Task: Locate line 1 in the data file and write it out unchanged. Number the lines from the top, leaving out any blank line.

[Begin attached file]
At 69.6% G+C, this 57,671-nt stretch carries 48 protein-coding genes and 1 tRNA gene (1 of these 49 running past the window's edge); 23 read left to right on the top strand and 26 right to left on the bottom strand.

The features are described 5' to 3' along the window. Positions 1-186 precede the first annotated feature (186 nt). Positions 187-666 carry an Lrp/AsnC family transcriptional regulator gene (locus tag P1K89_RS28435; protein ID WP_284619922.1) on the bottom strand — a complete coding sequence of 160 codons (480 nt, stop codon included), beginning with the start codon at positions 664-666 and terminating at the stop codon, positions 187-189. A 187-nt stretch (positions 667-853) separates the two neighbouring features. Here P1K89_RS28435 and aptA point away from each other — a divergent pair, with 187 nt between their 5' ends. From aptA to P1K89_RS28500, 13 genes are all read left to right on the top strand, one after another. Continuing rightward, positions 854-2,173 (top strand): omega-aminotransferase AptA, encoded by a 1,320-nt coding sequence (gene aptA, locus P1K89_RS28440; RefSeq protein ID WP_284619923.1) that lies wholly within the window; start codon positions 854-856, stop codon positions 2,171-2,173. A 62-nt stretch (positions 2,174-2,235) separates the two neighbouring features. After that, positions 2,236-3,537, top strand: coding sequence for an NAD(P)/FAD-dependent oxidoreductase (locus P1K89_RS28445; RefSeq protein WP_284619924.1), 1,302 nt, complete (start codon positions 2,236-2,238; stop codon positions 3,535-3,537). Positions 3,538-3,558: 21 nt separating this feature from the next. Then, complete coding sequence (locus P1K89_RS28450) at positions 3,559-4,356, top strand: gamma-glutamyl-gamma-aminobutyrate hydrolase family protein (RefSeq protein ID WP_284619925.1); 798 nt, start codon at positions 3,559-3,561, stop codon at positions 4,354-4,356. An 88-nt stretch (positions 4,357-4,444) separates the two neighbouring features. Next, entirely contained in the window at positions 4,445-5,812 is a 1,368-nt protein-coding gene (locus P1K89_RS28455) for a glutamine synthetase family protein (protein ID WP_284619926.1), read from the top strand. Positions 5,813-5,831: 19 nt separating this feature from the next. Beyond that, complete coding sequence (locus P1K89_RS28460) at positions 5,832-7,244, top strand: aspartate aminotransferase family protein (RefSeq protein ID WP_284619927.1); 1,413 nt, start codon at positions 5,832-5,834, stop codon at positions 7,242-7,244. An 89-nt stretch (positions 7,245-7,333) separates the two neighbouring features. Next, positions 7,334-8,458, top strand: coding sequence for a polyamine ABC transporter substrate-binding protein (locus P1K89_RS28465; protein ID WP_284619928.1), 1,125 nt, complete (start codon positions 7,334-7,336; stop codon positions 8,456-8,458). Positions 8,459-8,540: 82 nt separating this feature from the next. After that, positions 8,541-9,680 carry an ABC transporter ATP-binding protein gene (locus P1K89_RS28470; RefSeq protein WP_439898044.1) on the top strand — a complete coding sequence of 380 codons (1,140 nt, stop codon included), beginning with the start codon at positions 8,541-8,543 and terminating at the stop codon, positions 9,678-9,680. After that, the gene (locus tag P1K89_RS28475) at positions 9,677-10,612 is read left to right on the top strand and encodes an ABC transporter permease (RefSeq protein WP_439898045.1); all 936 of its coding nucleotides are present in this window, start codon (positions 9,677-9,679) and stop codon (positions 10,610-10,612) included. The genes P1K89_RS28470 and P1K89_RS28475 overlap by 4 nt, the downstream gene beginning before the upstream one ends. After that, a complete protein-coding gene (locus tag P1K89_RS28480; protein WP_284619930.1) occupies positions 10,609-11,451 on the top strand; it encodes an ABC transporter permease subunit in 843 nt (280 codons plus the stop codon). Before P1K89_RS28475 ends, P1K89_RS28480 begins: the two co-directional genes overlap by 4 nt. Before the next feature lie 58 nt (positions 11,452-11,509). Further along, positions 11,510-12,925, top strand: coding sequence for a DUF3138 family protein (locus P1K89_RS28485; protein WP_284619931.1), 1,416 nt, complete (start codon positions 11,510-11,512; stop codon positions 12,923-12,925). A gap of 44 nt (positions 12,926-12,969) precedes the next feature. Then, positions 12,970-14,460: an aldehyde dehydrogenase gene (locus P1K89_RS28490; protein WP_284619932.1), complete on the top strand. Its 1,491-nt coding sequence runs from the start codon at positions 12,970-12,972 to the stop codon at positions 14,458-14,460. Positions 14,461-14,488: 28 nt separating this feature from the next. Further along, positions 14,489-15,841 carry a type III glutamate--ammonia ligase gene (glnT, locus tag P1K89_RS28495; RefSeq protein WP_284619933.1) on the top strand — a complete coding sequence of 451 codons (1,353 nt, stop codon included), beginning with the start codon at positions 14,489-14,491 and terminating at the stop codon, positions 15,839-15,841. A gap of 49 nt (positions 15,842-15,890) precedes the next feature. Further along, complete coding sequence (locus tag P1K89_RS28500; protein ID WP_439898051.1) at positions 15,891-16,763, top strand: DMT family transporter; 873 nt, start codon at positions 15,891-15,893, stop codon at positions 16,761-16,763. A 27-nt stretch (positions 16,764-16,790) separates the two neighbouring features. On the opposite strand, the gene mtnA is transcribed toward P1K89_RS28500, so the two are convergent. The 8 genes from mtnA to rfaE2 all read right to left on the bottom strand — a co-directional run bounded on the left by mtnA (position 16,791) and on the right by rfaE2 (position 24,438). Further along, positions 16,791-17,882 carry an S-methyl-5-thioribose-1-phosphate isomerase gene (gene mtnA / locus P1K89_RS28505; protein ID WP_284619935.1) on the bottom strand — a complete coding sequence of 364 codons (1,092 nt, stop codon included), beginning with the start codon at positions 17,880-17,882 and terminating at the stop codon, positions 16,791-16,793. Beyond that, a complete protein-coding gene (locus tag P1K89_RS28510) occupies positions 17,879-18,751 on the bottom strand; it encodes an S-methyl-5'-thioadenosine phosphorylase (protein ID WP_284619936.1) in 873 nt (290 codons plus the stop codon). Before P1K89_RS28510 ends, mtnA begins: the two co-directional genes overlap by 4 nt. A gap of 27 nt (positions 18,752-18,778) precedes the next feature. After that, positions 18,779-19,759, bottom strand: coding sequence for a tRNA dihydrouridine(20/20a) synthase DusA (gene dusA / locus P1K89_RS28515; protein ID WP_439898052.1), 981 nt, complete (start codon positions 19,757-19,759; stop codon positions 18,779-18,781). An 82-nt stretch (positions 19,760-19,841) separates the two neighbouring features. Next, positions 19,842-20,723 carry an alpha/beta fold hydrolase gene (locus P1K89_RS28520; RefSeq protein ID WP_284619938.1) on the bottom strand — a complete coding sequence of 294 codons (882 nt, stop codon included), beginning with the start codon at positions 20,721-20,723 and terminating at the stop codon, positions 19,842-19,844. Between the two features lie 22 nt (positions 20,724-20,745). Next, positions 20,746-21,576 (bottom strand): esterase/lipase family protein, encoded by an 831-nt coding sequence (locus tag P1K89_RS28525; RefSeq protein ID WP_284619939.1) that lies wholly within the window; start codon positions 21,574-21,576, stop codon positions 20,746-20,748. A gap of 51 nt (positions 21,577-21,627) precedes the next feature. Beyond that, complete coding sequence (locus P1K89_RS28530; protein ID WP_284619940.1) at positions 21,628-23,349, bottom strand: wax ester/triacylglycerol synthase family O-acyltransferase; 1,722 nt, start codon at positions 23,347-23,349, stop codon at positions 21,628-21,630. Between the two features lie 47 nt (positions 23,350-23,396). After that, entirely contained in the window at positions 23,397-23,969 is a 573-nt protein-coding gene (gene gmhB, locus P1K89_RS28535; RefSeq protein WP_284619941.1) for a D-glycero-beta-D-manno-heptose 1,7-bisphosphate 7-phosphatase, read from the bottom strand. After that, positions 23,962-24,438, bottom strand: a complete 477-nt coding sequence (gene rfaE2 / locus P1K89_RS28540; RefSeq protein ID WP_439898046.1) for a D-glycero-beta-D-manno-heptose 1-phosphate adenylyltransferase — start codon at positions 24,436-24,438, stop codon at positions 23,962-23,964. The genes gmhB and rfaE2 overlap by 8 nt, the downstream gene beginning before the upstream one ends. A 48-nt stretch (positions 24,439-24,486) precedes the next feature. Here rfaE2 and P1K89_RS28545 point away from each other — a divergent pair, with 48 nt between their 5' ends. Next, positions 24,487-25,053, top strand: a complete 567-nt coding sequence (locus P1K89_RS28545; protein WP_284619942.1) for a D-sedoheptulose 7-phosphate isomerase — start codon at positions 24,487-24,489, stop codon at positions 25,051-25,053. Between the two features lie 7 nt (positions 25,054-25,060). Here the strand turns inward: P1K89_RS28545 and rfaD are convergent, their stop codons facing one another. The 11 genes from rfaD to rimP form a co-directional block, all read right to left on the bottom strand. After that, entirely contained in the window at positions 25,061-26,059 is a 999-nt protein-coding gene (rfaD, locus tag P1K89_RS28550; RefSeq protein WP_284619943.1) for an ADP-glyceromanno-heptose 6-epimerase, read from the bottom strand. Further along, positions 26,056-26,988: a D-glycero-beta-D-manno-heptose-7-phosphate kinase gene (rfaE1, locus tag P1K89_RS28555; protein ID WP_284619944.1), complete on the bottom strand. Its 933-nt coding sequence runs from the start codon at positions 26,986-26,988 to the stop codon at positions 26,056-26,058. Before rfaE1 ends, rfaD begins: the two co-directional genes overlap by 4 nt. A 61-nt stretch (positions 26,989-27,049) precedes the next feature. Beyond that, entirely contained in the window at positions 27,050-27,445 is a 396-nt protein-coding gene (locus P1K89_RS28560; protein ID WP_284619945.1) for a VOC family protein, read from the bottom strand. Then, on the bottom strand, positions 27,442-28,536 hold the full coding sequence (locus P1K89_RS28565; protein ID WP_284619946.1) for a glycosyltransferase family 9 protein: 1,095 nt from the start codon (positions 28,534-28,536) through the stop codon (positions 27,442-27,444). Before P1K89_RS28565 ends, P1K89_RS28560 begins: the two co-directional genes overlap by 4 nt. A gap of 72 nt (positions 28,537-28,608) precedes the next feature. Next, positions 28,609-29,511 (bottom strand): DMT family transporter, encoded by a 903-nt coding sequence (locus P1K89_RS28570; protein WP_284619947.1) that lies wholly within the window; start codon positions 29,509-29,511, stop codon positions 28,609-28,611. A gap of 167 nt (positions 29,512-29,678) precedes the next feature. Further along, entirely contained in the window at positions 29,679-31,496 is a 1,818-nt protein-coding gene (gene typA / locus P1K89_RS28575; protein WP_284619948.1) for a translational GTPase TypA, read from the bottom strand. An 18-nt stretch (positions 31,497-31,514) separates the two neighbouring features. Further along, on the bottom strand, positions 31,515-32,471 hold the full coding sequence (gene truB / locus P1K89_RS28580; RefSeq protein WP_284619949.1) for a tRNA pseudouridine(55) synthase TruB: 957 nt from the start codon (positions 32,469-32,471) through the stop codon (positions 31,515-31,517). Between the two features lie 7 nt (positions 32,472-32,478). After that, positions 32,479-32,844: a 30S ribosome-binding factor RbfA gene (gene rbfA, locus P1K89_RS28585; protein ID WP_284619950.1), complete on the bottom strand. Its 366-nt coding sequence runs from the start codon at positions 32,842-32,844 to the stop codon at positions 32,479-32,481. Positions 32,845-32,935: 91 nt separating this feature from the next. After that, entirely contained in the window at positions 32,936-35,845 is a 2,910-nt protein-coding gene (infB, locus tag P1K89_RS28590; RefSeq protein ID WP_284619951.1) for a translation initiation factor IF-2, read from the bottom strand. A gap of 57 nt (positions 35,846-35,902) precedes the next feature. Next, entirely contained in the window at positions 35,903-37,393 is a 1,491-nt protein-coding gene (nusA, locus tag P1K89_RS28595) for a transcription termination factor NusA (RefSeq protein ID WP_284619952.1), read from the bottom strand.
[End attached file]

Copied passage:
At 69.6% G+C, this 57,671-nt stretch carries 48 protein-coding genes and 1 tRNA gene (1 of these 49 running past the window's edge); 23 read left to right on the top strand and 26 right to left on the bottom strand.